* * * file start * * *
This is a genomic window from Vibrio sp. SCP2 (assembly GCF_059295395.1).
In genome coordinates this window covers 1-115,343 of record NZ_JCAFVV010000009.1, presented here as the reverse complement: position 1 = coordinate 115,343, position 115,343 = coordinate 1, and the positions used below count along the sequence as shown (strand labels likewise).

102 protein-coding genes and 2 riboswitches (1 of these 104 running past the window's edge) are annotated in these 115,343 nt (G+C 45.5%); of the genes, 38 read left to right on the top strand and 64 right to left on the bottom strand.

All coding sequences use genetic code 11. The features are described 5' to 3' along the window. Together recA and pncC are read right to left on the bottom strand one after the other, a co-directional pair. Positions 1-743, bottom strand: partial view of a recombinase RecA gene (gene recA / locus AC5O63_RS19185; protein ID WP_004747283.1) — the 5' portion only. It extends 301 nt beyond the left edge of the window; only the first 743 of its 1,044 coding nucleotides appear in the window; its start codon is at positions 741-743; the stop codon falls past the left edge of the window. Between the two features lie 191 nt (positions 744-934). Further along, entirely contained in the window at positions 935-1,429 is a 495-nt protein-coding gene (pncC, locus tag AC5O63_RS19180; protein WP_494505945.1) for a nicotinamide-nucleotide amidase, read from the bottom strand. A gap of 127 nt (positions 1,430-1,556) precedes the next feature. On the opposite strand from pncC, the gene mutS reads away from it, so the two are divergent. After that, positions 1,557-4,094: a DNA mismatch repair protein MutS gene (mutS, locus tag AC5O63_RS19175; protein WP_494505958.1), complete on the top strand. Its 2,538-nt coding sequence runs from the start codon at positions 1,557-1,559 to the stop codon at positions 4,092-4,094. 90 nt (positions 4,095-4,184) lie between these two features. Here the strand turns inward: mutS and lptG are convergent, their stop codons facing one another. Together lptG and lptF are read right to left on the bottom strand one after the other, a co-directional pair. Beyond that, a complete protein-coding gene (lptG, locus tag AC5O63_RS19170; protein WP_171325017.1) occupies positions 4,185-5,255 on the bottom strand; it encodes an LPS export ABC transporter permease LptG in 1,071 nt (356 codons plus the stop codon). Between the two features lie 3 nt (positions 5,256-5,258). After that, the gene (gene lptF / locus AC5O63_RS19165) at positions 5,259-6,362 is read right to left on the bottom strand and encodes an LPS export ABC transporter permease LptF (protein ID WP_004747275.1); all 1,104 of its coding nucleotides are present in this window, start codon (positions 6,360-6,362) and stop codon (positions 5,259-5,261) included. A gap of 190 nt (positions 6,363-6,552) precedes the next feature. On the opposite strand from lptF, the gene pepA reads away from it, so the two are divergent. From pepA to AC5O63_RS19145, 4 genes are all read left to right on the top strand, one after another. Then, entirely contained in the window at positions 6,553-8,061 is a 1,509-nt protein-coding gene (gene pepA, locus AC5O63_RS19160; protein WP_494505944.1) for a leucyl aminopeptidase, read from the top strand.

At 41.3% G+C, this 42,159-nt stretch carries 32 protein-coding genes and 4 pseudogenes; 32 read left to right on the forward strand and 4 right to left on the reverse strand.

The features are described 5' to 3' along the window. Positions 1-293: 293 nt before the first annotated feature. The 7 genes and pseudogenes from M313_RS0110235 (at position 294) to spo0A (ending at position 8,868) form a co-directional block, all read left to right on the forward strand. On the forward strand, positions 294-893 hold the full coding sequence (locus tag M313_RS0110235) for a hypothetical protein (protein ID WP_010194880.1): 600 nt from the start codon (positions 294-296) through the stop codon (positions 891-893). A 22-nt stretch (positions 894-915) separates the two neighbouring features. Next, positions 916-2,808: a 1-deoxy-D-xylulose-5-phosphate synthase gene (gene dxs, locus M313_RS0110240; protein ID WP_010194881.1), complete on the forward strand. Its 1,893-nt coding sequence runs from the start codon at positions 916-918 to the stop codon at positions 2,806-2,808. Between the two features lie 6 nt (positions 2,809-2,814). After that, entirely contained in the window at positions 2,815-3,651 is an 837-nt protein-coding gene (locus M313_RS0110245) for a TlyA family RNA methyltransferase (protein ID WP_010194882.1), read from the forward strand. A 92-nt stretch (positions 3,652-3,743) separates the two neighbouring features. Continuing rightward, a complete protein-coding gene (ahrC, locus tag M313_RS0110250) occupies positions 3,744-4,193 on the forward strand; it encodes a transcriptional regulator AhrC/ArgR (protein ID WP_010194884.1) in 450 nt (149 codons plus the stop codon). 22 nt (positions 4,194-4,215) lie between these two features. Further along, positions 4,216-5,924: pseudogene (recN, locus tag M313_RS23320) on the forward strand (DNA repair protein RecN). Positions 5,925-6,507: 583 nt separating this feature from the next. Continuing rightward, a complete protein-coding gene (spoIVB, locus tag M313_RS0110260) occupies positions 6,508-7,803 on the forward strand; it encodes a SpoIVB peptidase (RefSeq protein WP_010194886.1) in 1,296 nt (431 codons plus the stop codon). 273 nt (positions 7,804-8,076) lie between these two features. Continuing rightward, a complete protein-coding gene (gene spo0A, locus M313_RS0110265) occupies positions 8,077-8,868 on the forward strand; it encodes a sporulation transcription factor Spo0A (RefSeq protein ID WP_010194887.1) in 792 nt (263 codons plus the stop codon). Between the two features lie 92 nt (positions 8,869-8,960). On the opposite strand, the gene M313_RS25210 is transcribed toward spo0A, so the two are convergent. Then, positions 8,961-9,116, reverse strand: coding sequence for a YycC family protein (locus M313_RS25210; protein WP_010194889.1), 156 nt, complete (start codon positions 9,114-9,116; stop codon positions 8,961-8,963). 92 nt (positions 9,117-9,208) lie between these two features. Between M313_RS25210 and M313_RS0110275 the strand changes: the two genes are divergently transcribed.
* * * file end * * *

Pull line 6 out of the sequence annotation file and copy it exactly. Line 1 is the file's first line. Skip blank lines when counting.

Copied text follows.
The features are described 5' to 3' along the window. Positions 1-293: 293 nt before the first annotated feature. The 7 genes and pseudogenes from M313_RS0110235 (at position 294) to spo0A (ending at position 8,868) form a co-directional block, all read left to right on the forward strand. On the forward strand, positions 294-893 hold the full coding sequence (locus tag M313_RS0110235) for a hypothetical protein (protein ID WP_010194880.1): 600 nt from the start codon (positions 294-296) through the stop codon (positions 891-893). A 22-nt stretch (positions 894-915) separates the two neighbouring features. Next, positions 916-2,808: a 1-deoxy-D-xylulose-5-phosphate synthase gene (gene dxs, locus M313_RS0110240; protein ID WP_010194881.1), complete on the forward strand. Its 1,893-nt coding sequence runs from the start codon at positions 916-918 to the stop codon at positions 2,806-2,808. Between the two features lie 6 nt (positions 2,809-2,814). After that, entirely contained in the window at positions 2,815-3,651 is an 837-nt protein-coding gene (locus M313_RS0110245) for a TlyA family RNA methyltransferase (protein ID WP_010194882.1), read from the forward strand. A 92-nt stretch (positions 3,652-3,743) separates the two neighbouring features. Continuing rightward, a complete protein-coding gene (ahrC, locus tag M313_RS0110250) occupies positions 3,744-4,193 on the forward strand; it encodes a transcriptional regulator AhrC/ArgR (protein ID WP_010194884.1) in 450 nt (149 codons plus the stop codon). 22 nt (positions 4,194-4,215) lie between these two features. Further along, positions 4,216-5,924: pseudogene (recN, locus tag M313_RS23320) on the forward strand (DNA repair protein RecN). Positions 5,925-6,507: 583 nt separating this feature from the next. Continuing rightward, a complete protein-coding gene (spoIVB, locus tag M313_RS0110260) occupies positions 6,508-7,803 on the forward strand; it encodes a SpoIVB peptidase (RefSeq protein WP_010194886.1) in 1,296 nt (431 codons plus the stop codon). 273 nt (positions 7,804-8,076) lie between these two features. Continuing rightward, a complete protein-coding gene (gene spo0A, locus M313_RS0110265) occupies positions 8,077-8,868 on the forward strand; it encodes a sporulation transcription factor Spo0A (RefSeq protein ID WP_010194887.1) in 792 nt (263 codons plus the stop codon). Between the two features lie 92 nt (positions 8,869-8,960). On the opposite strand, the gene M313_RS25210 is transcribed toward spo0A, so the two are convergent. Then, positions 8,961-9,116, reverse strand: coding sequence for a YycC family protein (locus M313_RS25210; protein WP_010194889.1), 156 nt, complete (start codon positions 9,114-9,116; stop codon positions 8,961-8,963). 92 nt (positions 9,117-9,208) lie between these two features. Between M313_RS25210 and M313_RS0110275 the strand changes: the two genes are divergently transcribed.